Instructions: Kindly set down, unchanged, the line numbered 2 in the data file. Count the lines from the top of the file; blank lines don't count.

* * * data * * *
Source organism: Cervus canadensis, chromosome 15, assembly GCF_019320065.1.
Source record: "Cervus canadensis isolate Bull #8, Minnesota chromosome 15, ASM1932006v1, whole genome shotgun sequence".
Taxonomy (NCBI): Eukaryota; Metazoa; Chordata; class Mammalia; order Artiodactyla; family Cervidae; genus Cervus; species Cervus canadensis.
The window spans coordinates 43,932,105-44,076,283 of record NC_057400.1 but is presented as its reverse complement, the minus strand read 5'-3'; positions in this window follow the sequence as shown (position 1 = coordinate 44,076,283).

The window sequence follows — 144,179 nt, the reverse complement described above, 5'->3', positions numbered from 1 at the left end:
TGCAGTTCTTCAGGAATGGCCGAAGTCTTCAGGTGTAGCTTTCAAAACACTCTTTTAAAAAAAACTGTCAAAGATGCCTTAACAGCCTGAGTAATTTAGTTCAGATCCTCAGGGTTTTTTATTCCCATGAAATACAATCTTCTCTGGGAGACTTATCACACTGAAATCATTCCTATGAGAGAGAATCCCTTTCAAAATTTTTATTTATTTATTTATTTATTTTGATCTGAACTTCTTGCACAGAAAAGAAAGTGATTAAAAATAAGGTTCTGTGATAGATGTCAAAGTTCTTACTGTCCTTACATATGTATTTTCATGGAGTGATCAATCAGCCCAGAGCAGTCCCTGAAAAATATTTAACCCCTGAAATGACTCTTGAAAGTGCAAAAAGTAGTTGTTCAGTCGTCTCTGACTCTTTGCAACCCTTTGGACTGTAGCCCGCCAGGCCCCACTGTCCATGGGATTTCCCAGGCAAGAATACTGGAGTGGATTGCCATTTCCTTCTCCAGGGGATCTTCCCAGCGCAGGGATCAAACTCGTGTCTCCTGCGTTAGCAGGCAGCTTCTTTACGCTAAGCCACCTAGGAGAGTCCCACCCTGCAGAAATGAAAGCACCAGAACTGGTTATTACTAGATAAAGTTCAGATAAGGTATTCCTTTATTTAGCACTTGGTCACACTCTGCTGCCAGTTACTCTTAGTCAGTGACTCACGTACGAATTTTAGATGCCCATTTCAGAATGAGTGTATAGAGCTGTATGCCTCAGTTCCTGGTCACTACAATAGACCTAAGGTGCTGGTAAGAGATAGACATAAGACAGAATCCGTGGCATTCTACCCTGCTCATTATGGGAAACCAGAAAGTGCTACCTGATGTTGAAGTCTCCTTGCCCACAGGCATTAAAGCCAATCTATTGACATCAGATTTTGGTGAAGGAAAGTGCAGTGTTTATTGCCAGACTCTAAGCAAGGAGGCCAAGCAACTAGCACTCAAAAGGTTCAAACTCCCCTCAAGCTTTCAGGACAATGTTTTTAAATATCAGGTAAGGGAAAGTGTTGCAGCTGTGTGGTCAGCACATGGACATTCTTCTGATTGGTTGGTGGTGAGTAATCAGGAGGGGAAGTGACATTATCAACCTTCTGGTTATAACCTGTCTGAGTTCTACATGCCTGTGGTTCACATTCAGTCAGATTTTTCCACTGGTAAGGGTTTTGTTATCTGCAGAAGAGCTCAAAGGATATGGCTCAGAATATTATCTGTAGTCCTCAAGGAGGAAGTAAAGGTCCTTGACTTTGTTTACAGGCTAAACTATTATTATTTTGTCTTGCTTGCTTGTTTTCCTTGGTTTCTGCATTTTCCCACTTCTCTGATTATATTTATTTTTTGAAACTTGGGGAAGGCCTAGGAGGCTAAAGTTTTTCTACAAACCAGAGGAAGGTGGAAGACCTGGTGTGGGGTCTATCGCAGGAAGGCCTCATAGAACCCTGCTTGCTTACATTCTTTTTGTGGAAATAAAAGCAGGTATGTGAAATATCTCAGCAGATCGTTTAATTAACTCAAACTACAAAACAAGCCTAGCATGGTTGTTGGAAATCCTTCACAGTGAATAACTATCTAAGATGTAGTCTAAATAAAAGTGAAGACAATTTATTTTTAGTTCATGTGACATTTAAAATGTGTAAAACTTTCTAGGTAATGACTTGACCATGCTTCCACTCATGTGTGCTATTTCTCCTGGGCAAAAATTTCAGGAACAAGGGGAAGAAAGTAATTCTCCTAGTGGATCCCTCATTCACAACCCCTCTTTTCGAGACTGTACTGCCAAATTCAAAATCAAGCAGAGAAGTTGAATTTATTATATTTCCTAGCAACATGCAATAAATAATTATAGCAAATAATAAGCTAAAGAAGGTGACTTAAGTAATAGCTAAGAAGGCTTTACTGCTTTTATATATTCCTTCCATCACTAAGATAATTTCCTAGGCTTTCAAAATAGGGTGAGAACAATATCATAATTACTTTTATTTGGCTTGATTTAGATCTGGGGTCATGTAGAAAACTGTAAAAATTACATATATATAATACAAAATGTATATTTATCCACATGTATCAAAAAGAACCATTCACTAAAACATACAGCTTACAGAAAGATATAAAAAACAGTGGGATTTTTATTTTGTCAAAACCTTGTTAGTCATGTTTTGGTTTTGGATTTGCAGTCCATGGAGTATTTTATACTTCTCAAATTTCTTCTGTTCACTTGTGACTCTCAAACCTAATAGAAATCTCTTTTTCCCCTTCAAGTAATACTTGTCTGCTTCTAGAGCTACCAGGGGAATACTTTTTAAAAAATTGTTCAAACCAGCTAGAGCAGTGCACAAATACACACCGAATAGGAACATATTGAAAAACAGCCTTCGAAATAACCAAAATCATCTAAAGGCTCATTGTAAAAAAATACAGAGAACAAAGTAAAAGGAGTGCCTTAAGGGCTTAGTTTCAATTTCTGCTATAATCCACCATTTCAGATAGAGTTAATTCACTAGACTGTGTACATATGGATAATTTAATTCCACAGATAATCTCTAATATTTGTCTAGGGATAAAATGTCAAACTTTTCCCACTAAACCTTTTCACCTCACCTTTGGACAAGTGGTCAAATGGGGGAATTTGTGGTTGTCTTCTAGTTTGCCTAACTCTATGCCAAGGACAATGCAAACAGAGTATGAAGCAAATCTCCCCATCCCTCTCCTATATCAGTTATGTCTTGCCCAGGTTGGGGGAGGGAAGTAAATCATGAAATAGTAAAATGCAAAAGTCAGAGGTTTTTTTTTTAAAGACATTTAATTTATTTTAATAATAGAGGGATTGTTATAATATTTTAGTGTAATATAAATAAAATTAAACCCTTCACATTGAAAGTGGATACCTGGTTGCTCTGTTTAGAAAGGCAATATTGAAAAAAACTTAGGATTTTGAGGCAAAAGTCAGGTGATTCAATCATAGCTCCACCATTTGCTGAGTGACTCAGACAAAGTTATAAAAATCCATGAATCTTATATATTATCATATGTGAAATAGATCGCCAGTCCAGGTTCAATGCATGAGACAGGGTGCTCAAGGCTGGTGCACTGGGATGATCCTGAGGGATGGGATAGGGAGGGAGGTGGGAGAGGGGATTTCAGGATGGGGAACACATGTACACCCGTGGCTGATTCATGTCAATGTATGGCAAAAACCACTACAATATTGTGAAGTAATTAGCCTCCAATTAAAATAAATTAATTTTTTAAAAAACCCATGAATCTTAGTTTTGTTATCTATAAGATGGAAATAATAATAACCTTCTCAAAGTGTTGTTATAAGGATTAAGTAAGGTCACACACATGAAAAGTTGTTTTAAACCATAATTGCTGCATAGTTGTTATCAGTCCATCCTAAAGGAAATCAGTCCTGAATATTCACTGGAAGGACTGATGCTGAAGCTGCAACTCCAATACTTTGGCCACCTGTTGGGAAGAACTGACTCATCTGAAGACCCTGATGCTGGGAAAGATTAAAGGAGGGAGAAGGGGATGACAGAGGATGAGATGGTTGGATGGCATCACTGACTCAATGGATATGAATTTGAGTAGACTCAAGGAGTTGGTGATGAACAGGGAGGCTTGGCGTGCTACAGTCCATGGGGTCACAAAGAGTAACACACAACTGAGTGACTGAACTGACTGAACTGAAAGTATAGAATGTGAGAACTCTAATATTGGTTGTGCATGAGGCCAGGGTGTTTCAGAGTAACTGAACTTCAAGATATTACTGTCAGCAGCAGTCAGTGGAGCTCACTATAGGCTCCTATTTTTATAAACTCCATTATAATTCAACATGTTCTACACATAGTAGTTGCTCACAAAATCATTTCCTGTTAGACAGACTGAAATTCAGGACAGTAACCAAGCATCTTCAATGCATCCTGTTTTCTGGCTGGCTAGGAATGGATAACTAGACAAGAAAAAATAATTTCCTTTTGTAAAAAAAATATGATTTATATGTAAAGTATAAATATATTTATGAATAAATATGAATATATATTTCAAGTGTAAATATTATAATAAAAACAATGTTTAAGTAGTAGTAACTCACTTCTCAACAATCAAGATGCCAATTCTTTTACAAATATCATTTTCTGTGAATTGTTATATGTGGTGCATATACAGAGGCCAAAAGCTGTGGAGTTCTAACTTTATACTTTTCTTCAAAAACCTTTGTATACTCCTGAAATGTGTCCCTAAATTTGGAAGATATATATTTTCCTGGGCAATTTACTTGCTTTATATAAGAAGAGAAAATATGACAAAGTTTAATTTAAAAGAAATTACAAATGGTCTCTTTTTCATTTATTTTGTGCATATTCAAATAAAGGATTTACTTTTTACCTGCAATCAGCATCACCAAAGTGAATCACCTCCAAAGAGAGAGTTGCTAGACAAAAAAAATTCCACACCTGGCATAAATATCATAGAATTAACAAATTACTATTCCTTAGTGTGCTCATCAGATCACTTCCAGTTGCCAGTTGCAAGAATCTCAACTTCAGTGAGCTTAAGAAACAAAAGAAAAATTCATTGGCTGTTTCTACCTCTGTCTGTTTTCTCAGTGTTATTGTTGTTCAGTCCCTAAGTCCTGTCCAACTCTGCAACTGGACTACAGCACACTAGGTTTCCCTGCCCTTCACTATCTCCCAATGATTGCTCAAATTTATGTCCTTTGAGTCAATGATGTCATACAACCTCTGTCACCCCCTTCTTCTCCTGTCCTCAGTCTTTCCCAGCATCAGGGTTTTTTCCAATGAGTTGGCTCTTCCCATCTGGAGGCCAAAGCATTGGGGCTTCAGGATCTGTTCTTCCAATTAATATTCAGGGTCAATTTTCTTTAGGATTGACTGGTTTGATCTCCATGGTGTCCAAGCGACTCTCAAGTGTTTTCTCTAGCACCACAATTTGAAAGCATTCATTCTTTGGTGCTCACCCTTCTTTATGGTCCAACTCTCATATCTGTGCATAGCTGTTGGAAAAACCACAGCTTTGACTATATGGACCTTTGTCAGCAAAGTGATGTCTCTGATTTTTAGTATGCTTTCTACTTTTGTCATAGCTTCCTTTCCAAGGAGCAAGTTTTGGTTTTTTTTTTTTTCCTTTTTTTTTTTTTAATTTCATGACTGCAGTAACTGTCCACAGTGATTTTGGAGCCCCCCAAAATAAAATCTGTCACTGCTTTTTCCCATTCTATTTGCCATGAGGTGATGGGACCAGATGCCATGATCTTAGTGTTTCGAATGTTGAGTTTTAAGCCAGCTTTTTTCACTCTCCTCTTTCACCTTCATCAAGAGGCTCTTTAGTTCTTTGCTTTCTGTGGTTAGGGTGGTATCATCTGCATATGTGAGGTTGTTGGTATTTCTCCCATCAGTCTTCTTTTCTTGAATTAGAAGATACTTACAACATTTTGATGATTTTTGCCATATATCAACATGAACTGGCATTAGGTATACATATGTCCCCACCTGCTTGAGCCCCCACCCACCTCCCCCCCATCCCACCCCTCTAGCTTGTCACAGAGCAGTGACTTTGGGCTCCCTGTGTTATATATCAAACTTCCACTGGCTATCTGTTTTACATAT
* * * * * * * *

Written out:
Source record: "Cervus canadensis isolate Bull #8, Minnesota chromosome 15, ASM1932006v1, whole genome shotgun sequence".